In any case, for Biden—a professional politician since the days of the Cold War—the prevention of a nuclear war between two dissimilar nations is an issue close to his heart. A revival of the tried and tested tradition of nuclear talks between the superpowers would also suit the Kremlin. The two sides even released a joint statement on strategic stability following the Geneva summit, contrary to expectations that no communiques would follow.
The two sides were so caught up in global issues that it seems they had no time to go into local conflicts in any great detail. Ukraine and Belarus, and Syria and Libya were all discussed, but not enough for those to whom they matter the most. 
Putin did not decide not to make any conciliatory gestures ahead of the summit and to present the new Russia unapologetically just because relations with the United States are already at rock bottom. Another important reason is that the expansionism of Russia and the United States, unlike during the Cold War, is causing them to collide in the new world, where both are perceived as diminishing against the backdrop of other growing powers. Russia’s current expansion is taking place in a small part of its former sphere of influence and even its own territory. U.S. hegemony is returning at a time when Washington’s share of global GDP is decreasing, with that gap being filled by China, which is now also America’s main rival in terms of technology and global prestige. 
An important turning point has occurred since Biden’s electoral victory. When the Democrats entered the White House, it seemed as though the main conflict of Trump’s presidency—with China—would be smoothed over, while Russia would be isolated and punished harshly. Yet several months on, the new administration’s rhetoric on China has only gotten tougher. It might seem that since the world’s two biggest economies, which are closely intertwined, have fallen out over their differences, they should meet up and resolve their conflict. But Biden has not yet met with the Chinese leader Xi Jinping, and now he has started referring to the question of whether the new coronavirus was in fact made in a Chinese laboratory: an idea previously erroneously believed to be exclusively Trumpist.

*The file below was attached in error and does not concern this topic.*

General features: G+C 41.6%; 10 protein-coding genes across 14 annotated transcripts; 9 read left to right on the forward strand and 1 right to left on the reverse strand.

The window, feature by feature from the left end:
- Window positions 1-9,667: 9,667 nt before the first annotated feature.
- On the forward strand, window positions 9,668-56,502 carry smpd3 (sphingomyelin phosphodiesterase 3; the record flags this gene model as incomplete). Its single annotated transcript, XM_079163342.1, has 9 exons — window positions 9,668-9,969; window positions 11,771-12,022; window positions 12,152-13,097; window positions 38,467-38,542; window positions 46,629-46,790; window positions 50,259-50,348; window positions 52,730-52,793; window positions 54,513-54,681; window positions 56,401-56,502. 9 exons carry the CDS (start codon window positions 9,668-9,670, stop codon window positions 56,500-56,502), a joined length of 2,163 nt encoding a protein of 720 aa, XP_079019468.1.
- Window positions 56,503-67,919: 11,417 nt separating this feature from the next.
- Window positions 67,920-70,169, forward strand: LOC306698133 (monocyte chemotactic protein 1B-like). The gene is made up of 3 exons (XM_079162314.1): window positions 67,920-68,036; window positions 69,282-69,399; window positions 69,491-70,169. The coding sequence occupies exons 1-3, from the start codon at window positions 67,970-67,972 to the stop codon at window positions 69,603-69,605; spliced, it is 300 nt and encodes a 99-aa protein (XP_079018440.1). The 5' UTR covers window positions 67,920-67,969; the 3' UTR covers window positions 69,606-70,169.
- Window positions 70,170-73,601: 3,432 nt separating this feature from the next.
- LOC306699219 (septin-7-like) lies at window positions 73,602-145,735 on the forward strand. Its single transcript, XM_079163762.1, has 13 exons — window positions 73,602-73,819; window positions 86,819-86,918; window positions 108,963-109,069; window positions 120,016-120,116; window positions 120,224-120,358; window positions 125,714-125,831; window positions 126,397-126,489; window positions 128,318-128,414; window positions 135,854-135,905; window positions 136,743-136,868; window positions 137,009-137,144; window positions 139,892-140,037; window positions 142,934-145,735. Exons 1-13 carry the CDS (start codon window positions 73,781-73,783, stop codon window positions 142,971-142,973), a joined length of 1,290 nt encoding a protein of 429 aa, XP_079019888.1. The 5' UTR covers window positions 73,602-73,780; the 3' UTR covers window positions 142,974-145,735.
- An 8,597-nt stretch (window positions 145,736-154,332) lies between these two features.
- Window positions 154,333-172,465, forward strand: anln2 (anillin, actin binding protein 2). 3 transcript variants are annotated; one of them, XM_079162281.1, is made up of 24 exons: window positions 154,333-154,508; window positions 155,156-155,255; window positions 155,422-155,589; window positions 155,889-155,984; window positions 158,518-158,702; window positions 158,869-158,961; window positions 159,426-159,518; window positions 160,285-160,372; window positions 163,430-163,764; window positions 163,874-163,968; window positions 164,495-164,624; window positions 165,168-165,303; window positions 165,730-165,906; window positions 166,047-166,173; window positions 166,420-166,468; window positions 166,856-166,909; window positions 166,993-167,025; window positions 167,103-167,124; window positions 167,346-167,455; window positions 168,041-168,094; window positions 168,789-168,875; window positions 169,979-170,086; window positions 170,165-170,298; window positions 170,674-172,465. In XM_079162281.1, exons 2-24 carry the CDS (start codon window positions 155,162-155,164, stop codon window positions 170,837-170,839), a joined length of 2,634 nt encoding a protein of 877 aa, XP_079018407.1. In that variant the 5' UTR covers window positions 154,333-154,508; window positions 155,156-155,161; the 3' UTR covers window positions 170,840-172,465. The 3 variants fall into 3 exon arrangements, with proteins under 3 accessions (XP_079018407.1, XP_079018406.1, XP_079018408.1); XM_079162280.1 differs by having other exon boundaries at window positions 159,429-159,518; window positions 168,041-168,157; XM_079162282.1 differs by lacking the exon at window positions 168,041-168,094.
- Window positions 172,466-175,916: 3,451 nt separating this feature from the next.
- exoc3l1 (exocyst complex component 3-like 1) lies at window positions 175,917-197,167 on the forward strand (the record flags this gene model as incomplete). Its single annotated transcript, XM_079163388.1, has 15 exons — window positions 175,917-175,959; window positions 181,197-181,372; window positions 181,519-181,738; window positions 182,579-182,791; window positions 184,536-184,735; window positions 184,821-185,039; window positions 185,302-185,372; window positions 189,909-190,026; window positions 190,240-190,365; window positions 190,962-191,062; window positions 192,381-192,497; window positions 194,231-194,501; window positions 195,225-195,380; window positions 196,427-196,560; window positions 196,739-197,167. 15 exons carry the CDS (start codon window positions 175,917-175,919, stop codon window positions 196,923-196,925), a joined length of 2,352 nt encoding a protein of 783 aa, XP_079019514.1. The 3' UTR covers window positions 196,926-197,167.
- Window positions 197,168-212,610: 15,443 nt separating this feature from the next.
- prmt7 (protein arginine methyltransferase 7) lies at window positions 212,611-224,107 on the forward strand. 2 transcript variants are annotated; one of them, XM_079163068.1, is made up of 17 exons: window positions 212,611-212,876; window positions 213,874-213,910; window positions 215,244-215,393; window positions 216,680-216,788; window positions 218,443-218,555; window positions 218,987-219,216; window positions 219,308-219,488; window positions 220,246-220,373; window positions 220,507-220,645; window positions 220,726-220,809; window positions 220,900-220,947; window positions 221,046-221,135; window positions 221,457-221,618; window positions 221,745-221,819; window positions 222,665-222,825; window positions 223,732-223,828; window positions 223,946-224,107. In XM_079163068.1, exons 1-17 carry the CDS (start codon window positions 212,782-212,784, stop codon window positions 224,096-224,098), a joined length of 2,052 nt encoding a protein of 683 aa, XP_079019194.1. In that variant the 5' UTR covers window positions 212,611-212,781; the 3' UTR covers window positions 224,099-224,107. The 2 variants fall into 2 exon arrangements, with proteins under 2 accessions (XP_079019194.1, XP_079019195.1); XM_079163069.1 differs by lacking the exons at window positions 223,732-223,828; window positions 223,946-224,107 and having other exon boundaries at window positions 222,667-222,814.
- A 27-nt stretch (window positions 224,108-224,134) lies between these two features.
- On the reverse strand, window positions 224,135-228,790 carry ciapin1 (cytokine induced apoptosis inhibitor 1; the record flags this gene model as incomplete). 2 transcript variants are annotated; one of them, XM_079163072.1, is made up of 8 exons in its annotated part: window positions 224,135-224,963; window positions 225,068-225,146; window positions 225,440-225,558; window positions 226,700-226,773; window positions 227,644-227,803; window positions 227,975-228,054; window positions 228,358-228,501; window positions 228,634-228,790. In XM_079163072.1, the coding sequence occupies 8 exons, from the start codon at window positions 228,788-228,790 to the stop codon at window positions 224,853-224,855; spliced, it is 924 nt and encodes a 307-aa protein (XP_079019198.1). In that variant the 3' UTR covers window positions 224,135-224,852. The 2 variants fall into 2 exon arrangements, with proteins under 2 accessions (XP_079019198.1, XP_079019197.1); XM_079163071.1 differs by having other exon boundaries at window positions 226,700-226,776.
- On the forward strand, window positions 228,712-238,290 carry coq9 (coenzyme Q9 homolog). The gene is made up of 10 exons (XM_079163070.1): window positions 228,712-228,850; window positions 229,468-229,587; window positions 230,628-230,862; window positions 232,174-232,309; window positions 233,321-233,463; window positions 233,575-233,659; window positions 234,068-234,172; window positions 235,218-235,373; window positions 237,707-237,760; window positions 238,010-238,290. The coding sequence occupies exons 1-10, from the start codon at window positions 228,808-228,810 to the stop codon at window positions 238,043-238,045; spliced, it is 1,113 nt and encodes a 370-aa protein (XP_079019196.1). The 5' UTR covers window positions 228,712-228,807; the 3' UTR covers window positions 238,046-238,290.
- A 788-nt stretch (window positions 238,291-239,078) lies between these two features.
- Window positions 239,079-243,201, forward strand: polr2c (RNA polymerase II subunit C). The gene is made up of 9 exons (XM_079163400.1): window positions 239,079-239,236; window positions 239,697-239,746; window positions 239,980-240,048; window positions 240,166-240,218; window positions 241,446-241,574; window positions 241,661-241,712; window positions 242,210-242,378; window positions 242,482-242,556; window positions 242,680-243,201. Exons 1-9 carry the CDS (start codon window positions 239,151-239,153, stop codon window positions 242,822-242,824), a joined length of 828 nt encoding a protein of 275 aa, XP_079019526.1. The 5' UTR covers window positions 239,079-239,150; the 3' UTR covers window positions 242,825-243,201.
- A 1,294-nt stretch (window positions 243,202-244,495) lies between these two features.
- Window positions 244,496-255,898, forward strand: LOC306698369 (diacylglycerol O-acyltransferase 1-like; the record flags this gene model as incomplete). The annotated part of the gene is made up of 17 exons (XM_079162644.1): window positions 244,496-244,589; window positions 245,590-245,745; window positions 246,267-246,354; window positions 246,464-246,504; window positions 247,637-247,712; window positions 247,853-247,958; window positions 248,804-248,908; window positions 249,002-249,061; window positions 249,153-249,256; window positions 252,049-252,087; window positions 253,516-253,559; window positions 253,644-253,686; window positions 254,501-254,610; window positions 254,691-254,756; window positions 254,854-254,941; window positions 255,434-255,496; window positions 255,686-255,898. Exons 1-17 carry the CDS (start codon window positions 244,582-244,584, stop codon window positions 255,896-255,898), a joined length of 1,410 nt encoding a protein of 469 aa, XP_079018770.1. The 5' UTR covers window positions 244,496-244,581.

China, of course, was not just a random target for Trump’s personal anger. It is objectively a global rival, and any U.S. administration will have to focus on its containment. Before turning to this main task, it would be advisable to solve the Russian question one way or another. Trying to solve it by turning Russia into part of the Western world ended in failure. The only remaining option is to neutralize it, leaving it as its leadership—and, for now, the majority of the population—want to see it.
Biden hasn’t forfeited the theoretical possibility of ending the active standoff with Russia and starting to replace chaos with a relationship built out of the ruins of Russia’s Western path, and a new contractual order with Russia. For Putin, it’s a chance to make clear that reaching an agreement with Russia is no guarantee of any future Western leanings, and that the West must accept Russia as it is, as it did during the previous era of bipolarity. And even if Russia’s current leader stays in power longer than was previously announced during the more Western-leaning years, that does not mean that the agreements reached during that time are now null and void.
Alexander Baunov
Carnegie does not take institutional positions on public policy issues; the views represented herein are those of the author(s) and do not necessarily reflect the views of Carnegie, its staff, or its trustees.